Prairie Dog Town Fork of the Red River is the main tributary of the Red River and one of the main water forces that slowly carved Palo Duro Canyon into what it is today.  This Photo was taken from The   Equestrian Trail.

Prairie Dog Town Fork of the Red River is the main tributary of the Red River and one of the main water forces that slowly carved Palo Duro Canyon into what it is today. This Photo was taken from The Equestrian Trail.

 

 

Day3LongHaley

Website: www.lajitasgolfresort.com

Contacts:

Lajitas Equestrian Center #432/424-5000 (x5170)

Maverick Ranch RV Park #432/424-5180

Email:

Lajitas Golf Resort – contact@lajitasgolfresort.com

Lajitas Equestrian Center – mdial@lajitasgolfresort.com

Maverick Ranch RV Park – rvpark2@lajitasgolfresort.com

Location: Lajitas, TX –off of Main Street / FM 170 – this is a small town so you can’t miss it.  The Equestrian center is on the south side of the road and the RV park is on the north side of the road.

Entrance Sign

Directions:

Lajitas is approximately 100 miles south of Alpine, TX. From Alpine follow TX 118 South about 80 miles into the Study Butte / Terlingua junction.  Turn right on FM 170 and continue 14 miles into Lajitas.  You will first see the Equestrian Center on your left (look for the large sign and white fences) and the RV park will be next on the right (before the cemetery), and then the resort is on your left.

MavRanchEntrance

Camping:  You can board your horses at the Lajitas Equestrian Center and camp overnight at the Maverick RV Park or stay at the Lajitas Resort – all facilities are a part of the Lajitas Golf Resort.

Facilities:

Barn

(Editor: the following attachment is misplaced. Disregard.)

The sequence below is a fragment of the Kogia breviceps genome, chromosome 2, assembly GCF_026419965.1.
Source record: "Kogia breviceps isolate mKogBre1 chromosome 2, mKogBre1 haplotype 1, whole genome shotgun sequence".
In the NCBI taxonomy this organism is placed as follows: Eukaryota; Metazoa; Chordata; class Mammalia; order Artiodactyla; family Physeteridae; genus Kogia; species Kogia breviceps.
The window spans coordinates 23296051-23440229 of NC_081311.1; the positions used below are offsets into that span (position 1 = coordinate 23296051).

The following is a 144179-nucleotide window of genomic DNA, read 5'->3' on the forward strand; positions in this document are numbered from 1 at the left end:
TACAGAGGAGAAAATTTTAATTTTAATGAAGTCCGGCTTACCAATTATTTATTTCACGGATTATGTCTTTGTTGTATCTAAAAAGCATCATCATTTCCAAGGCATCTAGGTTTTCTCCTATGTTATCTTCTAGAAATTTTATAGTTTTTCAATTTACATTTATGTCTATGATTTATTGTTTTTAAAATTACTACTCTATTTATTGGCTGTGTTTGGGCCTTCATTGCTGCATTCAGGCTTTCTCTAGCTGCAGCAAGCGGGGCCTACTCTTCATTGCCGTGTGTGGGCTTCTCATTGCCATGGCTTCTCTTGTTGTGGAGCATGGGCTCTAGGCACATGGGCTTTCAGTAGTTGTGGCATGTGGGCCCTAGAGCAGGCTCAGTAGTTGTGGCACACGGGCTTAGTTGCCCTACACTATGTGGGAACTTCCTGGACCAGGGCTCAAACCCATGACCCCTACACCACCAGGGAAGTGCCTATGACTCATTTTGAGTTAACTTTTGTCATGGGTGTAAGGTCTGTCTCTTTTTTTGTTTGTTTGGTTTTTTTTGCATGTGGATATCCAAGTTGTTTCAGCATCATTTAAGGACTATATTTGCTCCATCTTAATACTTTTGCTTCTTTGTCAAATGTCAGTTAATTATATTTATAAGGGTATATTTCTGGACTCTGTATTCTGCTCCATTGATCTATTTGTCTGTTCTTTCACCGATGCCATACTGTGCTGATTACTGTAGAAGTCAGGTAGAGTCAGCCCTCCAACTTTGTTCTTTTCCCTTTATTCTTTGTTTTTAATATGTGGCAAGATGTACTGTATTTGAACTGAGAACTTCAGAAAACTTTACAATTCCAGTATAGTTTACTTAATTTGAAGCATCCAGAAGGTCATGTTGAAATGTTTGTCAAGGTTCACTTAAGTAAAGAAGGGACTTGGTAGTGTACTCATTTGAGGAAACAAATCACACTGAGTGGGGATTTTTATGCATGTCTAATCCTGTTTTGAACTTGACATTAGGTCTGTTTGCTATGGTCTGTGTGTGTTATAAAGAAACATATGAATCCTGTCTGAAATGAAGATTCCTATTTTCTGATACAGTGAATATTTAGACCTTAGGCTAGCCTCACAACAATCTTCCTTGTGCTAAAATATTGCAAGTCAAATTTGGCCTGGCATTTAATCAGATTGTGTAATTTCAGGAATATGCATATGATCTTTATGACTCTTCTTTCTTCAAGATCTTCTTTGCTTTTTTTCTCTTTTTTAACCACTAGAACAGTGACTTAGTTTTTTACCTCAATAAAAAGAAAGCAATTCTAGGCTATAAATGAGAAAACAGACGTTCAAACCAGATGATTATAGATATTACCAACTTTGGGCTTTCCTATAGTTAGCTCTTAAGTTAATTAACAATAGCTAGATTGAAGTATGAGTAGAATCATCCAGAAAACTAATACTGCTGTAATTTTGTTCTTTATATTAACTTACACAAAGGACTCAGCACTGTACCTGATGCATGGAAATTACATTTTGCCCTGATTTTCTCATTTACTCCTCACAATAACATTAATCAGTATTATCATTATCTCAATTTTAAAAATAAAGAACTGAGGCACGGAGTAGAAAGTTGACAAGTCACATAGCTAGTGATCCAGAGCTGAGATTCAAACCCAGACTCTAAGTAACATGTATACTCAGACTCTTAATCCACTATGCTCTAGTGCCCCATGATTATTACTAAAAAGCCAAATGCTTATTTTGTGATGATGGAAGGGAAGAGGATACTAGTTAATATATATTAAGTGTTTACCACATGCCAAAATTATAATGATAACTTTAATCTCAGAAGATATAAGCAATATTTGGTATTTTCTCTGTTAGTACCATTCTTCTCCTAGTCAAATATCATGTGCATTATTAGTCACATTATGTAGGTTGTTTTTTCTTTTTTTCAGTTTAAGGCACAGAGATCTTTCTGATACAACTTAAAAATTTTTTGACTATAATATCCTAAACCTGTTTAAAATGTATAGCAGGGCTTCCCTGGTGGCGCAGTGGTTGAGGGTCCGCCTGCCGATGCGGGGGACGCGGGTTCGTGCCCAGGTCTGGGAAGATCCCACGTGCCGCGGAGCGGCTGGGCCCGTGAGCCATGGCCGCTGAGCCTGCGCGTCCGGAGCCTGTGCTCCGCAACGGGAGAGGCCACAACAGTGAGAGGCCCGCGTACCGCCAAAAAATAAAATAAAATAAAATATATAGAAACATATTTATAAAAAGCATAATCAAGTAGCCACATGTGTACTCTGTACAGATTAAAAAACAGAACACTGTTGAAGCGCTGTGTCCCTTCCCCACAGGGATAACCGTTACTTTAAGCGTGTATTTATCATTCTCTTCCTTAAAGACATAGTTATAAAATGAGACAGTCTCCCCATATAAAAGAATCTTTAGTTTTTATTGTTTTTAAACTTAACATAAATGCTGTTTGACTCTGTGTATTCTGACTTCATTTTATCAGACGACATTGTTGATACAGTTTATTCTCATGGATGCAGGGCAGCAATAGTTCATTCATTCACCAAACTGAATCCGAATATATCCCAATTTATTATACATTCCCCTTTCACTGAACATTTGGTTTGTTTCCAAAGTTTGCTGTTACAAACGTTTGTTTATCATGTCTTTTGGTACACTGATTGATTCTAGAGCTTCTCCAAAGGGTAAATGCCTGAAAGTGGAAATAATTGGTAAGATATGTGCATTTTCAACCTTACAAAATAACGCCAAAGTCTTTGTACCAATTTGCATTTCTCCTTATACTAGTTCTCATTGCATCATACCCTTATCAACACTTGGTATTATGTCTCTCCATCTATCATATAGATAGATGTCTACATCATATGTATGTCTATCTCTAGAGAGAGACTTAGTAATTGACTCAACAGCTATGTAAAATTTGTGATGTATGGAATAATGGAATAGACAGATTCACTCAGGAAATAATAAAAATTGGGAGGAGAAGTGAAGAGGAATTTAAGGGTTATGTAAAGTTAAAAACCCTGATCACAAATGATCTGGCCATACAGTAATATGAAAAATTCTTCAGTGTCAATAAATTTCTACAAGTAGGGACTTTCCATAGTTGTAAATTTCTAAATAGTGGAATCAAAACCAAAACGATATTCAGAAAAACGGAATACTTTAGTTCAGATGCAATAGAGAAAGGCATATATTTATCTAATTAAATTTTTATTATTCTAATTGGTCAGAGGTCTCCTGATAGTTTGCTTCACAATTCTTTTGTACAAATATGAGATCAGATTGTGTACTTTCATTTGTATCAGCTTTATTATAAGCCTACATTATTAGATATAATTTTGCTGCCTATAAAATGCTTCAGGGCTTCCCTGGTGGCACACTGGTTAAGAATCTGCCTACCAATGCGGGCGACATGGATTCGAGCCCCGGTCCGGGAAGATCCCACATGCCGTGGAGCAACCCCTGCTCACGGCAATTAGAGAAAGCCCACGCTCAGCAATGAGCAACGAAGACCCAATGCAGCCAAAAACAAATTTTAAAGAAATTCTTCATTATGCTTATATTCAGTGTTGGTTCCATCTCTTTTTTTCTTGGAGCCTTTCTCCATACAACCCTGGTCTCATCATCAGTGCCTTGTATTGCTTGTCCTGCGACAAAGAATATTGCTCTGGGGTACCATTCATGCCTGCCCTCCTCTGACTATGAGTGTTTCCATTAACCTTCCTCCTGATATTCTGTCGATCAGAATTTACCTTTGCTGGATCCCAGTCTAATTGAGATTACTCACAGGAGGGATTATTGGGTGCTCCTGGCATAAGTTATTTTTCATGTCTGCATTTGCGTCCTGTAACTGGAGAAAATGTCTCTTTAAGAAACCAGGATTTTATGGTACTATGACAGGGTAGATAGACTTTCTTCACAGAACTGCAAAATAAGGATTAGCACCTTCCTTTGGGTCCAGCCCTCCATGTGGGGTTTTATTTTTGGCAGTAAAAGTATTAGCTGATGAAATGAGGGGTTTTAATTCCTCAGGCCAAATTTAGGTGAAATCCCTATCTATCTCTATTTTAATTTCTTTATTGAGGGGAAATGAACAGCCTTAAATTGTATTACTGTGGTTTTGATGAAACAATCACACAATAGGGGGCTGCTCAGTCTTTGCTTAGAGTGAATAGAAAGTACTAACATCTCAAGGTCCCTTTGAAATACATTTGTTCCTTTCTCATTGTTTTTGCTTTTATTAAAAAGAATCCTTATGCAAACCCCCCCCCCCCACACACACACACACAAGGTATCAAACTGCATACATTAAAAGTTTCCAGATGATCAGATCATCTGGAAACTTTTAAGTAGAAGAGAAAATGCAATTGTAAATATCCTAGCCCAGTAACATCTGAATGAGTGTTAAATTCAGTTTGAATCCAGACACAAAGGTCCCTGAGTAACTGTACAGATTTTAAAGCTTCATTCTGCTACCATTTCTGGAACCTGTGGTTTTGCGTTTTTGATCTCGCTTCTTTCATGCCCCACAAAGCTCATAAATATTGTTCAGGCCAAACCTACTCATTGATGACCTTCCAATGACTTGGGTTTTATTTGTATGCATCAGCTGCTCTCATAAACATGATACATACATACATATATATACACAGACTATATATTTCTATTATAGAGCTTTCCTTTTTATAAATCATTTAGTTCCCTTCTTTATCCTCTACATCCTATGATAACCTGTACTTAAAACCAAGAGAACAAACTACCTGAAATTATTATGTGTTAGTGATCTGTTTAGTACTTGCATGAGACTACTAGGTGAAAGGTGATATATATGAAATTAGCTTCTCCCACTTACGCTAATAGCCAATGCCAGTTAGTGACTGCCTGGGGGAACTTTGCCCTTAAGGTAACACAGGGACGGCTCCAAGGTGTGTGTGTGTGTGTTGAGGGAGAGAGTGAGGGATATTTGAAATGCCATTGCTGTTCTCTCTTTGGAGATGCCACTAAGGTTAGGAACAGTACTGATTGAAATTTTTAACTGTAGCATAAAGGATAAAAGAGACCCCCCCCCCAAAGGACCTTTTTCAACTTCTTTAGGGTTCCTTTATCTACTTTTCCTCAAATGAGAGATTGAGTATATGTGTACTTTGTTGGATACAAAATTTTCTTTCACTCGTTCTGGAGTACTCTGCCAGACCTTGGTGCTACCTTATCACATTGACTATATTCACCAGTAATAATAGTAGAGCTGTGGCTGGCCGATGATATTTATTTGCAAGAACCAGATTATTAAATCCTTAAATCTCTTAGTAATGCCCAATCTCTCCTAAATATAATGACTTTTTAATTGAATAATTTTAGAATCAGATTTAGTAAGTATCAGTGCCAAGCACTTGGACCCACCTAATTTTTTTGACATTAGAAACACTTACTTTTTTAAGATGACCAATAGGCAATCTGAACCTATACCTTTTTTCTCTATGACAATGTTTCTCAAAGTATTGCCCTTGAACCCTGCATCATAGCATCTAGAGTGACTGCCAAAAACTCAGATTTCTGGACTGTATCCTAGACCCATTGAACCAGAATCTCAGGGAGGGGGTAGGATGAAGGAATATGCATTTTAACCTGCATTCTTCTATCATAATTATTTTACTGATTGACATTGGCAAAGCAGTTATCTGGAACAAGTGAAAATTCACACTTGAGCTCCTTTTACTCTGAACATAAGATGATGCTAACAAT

For the Horses:  Lajitas Equestrian Center offers boarding to visitors who wish to bring their own horses to ride the trails of Lajitas or ride in Big Bend Ranch State Park.  You can board your horse in the barn which offers 12×12 pipe stalls or if space allows you can board your horse in one of their paddocks.  The barn is covered, has ceiling fans, and is open on all four sides.  The stalls have rubber mats and metal hay racks hanging on the pipe panels.  The barn also has wash racks, a tack room, a bathroom, and an office. Boarders can also make use of the large covered arena (the arena is not lighted) and covered round pen.  There is a staff residence at the Equestrian Center which means a staff member is present at the center almost 24 hours a day and they will contact you if there are any concerns about your horse.  One of the horses in our group was sun bathing in his stall but staff were concerned that he was possibly colicy – they could not reach us by phone due to the poor cell phone service so the manager, Mark Dial, drove over to our campsite and tracked down the owner.  She explained that her horse normally likes to nap during that time of day but to be safe we checked on him and all was fine.  It is a good feeling to board your horse at a facility that truly watches out for the horse’s welfare!  I was thoroughly impressed. There are extra fees for shavings.  You can clean your own stall or pay extra to have staff clean the stall.  Next time I visit I’ll pay extra to have my stall cleaned as there was not enough wheel barrows or manure containers which made the job difficult. That is my only complaint about the facility –hopefully they will purchase more wheel barrows.  Also be prepared to fill out several forms and releases at arrival when planning to keep your horse here, you might ask ahead of time to have these forms e-mailed over.  After a long haul, the last thing you want to deal with is paperwork.